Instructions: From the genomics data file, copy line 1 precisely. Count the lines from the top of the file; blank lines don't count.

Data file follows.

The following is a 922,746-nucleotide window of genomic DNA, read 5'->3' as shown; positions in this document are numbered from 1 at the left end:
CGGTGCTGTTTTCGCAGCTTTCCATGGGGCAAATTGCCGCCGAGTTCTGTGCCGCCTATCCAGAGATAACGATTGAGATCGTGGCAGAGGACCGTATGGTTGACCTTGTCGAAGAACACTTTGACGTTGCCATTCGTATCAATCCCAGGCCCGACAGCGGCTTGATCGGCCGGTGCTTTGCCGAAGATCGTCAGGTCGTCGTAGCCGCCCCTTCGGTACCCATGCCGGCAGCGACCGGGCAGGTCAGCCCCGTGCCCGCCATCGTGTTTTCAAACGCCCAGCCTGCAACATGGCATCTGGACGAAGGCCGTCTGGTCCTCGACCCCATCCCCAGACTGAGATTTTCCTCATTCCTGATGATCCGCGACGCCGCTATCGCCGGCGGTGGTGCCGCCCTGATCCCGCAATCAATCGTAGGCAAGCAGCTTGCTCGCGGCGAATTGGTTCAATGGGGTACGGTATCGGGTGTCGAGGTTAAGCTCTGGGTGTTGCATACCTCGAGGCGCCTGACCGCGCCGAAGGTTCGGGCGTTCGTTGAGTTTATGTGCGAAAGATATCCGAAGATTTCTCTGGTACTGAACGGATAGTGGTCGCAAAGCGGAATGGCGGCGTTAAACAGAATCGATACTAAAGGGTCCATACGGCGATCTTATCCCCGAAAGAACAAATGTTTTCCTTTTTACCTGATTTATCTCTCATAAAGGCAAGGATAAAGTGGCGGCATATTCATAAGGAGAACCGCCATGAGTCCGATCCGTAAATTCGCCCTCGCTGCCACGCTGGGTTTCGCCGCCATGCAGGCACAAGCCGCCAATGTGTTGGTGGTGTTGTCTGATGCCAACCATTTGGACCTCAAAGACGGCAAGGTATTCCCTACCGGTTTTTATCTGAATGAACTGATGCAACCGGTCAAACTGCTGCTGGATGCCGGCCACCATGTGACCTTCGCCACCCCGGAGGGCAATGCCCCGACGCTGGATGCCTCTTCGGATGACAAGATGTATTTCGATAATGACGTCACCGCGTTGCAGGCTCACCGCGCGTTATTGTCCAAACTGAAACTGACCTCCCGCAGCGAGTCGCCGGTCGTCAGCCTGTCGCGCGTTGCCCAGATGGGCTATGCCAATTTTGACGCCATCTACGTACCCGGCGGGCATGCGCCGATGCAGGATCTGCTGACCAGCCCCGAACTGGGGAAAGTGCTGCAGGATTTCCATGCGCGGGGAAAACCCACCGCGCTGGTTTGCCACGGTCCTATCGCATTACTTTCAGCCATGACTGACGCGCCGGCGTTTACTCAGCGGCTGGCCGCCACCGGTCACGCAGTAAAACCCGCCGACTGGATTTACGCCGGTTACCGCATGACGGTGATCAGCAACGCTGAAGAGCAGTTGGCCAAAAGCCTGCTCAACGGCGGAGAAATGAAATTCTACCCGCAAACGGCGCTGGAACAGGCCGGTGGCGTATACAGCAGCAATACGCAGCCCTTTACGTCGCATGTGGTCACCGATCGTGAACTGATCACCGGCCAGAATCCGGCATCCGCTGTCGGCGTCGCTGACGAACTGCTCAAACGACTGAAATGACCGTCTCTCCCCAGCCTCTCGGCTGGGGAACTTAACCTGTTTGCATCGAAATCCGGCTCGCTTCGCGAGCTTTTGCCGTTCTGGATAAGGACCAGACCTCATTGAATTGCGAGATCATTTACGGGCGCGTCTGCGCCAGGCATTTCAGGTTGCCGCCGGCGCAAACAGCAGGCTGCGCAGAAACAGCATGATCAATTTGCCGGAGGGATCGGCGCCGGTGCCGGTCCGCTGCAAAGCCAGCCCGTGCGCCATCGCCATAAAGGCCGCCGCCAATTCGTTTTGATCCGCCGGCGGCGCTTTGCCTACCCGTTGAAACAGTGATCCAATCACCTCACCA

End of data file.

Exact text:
The following is a 922,746-nucleotide window of genomic DNA, read 5'->3' as shown; positions in this document are numbered from 1 at the left end: